acute chest syndrome
a·cute chest syn·drome
a syndrome occurring in association with sickle cell disease defined by a new infiltrate on chest radiograph; associated with one or more new symptoms: fever, cough, sputum production, dyspnea, or hypoxia. It occurs most commonly in the 2-4-year-old age group and declines in incidence with age. A past history of this finding is associated with earlier mortality compared with those patients who have never experienced an episode.
acute chest syndromeA condition seen in patients with sickle cell anaemia (SCA), which is the most common cause for hospitalisation in SCA in children and caused by vascular occlusion and/or infection. It is clinically defined as any new infiltrate in an SCA patient, associated with one or more new symptoms—e.g., fever, cough, sputum production, dyspnoea, or hypoxia. Acute chest syndrome can occur in any haemoglobinopathy—e.g., Hb SS, Hb SC, Hb S ß+-thalassemia, Hb S ß0-thalassemia, etc.
In children: fever, tachycardia, chest pain, leukocytosis, and pulmonary infiltrates.
Aetiology of acute chest syndrome in patients with sickling haemoglobins
Pulmonary infarction—in situ sickling, fat embolism syndrome, hypoventilation secondary to rib/sternal bone infarction, hypoventilation secondary to narcotic administration, pulmonary oedema induced by narcotics or fluid overload.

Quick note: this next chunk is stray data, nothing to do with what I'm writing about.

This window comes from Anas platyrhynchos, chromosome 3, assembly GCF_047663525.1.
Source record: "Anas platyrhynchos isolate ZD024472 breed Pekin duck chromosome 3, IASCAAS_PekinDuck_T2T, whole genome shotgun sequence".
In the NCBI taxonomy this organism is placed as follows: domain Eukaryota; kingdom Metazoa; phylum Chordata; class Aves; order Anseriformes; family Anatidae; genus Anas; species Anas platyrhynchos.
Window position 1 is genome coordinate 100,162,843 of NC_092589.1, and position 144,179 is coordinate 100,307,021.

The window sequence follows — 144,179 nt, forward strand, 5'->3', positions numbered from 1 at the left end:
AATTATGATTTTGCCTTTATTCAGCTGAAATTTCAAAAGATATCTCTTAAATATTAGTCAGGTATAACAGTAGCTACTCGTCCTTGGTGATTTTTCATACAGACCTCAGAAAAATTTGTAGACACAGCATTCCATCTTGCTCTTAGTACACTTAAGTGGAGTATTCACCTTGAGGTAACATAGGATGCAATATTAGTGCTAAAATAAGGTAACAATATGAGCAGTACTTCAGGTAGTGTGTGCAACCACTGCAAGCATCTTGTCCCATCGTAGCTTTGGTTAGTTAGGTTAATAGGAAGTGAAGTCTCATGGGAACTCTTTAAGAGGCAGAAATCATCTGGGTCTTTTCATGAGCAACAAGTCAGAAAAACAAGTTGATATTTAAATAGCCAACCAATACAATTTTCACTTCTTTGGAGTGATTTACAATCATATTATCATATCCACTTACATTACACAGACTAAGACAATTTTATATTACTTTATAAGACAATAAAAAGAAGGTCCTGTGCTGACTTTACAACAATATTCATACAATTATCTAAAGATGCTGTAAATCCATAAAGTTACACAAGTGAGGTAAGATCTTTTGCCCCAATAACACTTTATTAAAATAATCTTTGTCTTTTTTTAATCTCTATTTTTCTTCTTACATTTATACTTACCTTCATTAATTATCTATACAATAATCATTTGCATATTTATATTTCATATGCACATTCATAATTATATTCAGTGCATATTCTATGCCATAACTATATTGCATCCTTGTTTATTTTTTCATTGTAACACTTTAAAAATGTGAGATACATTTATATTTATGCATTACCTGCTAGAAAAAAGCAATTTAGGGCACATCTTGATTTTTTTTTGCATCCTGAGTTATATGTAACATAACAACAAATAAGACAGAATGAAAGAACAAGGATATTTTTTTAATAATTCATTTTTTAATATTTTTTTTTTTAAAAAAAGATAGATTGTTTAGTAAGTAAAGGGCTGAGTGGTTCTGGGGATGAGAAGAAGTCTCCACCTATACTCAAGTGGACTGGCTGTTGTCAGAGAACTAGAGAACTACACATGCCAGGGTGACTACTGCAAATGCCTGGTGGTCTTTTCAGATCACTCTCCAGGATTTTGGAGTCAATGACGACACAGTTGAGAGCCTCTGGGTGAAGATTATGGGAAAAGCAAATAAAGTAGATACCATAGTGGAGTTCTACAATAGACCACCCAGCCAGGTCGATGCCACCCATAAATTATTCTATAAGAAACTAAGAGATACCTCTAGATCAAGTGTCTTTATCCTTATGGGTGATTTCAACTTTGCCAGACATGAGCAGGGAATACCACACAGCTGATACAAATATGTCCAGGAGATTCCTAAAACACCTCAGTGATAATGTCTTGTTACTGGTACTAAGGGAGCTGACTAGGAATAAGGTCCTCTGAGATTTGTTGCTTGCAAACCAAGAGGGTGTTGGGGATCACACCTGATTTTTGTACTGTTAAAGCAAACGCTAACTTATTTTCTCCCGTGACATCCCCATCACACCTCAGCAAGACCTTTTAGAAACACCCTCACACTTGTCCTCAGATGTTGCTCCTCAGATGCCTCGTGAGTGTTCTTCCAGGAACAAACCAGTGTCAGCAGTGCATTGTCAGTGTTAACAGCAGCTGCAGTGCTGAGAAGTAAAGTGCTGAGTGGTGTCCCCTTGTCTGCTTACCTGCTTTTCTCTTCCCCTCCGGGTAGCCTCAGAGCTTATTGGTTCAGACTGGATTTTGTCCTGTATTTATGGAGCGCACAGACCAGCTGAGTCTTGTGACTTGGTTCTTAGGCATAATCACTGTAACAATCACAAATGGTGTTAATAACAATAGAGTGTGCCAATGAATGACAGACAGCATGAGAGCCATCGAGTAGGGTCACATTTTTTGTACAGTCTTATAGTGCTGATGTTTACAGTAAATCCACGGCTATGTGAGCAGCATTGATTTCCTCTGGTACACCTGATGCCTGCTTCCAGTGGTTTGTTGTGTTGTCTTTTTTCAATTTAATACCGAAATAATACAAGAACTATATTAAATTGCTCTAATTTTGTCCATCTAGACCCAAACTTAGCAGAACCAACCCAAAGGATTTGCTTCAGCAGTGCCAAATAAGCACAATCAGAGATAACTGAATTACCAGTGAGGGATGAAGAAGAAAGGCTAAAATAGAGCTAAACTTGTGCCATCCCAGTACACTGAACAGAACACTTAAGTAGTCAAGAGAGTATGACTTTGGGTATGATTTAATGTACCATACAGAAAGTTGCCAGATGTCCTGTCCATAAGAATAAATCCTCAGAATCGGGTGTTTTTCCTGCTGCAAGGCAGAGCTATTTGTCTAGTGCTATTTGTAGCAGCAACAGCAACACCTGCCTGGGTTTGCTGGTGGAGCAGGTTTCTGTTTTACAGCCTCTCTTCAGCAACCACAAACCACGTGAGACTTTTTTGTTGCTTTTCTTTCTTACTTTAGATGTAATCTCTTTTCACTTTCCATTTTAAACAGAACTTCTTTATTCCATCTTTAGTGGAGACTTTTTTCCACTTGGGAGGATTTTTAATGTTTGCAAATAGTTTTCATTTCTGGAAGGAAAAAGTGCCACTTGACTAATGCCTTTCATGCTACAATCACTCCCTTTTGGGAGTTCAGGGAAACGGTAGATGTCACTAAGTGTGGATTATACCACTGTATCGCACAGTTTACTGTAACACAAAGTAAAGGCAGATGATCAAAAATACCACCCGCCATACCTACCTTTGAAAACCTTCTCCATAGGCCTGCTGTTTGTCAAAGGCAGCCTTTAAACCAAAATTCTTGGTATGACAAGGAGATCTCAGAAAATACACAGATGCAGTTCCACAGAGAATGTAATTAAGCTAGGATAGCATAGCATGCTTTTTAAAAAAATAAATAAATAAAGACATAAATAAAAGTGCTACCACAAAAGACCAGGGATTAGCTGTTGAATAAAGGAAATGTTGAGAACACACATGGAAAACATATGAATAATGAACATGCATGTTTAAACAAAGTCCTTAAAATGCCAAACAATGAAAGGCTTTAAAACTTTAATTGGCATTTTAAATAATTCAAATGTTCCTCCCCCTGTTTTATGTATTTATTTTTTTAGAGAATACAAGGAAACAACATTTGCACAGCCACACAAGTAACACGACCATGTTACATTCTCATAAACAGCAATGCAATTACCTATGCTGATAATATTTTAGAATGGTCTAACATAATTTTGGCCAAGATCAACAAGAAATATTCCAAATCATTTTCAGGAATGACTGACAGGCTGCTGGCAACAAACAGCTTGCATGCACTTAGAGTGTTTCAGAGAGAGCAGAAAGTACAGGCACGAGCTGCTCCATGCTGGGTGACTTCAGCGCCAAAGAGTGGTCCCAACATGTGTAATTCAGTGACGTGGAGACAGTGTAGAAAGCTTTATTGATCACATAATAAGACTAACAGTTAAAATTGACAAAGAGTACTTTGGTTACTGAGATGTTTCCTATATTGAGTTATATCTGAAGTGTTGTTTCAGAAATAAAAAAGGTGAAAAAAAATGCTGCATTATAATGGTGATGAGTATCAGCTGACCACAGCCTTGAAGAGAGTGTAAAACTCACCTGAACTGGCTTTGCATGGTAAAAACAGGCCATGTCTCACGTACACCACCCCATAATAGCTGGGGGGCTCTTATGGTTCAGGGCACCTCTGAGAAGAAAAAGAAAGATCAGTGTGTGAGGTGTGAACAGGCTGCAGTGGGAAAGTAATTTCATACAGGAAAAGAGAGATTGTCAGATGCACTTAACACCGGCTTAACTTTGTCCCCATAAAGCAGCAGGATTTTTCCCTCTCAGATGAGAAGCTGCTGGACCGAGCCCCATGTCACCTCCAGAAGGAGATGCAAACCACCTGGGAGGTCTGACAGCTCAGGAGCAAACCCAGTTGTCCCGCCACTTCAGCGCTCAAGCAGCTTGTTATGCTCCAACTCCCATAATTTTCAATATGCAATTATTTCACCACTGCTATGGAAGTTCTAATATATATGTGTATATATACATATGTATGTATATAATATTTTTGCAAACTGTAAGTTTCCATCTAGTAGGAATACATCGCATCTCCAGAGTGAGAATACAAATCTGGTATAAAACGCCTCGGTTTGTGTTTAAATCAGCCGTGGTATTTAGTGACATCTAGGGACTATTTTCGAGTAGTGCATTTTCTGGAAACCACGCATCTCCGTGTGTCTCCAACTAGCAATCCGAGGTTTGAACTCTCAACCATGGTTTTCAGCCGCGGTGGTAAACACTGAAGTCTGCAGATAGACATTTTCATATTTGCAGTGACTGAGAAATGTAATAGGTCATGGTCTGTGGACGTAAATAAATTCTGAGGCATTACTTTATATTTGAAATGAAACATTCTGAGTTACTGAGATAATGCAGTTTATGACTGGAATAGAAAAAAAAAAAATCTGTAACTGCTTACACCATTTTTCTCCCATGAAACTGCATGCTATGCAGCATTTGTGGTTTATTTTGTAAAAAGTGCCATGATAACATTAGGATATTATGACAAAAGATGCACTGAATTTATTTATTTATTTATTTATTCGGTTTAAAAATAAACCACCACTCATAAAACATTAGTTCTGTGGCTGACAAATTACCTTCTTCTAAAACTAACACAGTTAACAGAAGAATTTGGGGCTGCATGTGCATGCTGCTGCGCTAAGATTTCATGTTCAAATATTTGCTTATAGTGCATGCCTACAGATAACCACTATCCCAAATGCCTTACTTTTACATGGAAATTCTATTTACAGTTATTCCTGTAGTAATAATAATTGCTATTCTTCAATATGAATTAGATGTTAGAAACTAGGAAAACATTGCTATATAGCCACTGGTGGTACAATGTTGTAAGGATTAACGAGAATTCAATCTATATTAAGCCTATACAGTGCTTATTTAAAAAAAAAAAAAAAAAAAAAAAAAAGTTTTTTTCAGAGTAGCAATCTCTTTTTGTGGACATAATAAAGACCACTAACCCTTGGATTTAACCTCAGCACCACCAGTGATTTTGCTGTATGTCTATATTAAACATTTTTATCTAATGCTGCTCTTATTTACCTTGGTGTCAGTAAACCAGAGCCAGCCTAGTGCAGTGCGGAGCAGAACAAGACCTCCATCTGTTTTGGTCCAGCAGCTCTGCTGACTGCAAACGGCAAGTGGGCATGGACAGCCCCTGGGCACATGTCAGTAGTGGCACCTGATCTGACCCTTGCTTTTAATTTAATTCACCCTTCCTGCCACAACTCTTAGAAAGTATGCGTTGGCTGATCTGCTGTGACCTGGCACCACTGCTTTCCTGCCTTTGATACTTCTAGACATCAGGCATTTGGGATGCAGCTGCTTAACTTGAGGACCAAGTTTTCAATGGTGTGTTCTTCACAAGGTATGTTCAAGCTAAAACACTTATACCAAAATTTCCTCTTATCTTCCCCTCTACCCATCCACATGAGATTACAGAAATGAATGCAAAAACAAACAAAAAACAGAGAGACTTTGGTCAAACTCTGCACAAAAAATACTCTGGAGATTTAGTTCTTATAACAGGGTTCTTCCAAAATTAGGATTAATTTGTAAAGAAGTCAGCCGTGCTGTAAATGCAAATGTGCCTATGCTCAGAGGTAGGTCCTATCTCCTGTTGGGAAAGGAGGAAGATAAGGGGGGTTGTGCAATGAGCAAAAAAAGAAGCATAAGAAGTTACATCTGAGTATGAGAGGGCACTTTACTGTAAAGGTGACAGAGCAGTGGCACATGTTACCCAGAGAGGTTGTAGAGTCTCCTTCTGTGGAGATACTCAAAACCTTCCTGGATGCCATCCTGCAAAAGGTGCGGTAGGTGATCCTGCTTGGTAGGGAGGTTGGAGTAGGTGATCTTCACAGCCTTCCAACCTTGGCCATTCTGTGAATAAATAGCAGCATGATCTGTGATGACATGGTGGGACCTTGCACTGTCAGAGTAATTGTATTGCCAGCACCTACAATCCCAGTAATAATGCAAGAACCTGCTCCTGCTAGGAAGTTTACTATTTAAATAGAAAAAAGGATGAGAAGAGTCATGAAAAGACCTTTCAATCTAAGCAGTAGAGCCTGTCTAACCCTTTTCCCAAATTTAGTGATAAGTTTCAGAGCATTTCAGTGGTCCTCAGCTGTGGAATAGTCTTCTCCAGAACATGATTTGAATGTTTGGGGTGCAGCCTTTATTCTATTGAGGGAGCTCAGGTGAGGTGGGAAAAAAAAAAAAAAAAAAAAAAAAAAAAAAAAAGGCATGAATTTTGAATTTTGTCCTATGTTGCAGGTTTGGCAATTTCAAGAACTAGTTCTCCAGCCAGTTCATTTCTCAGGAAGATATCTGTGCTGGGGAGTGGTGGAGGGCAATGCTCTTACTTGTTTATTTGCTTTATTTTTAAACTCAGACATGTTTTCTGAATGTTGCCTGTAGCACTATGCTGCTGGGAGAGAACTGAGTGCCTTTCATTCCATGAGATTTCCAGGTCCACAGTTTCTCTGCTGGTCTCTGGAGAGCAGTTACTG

acute chest syndromeHematology A complex seen in Pts with sickle cell anemia–SCA Clinical Fever, tachycardia, chest pain, leukocytosis, and pulmonary infiltrates; it is the most common cause for hospitalization in SCA and is due to vascular occlusion and/or infection; in children, ACS is often due to bacterial pneumonia, especially.S pneumoniae–preventable by pneumococcal vaccine, Mycoplasma pneumoniae, and others. See Sickle cell anemia.
acute chest syndrome
A complication of sickle cell disease resulting from vascular occlusion or infection in the lungs and marked by chest pain, tachypnea, fever, rales and rhonchi, leukocytosis, and lobar consolidation.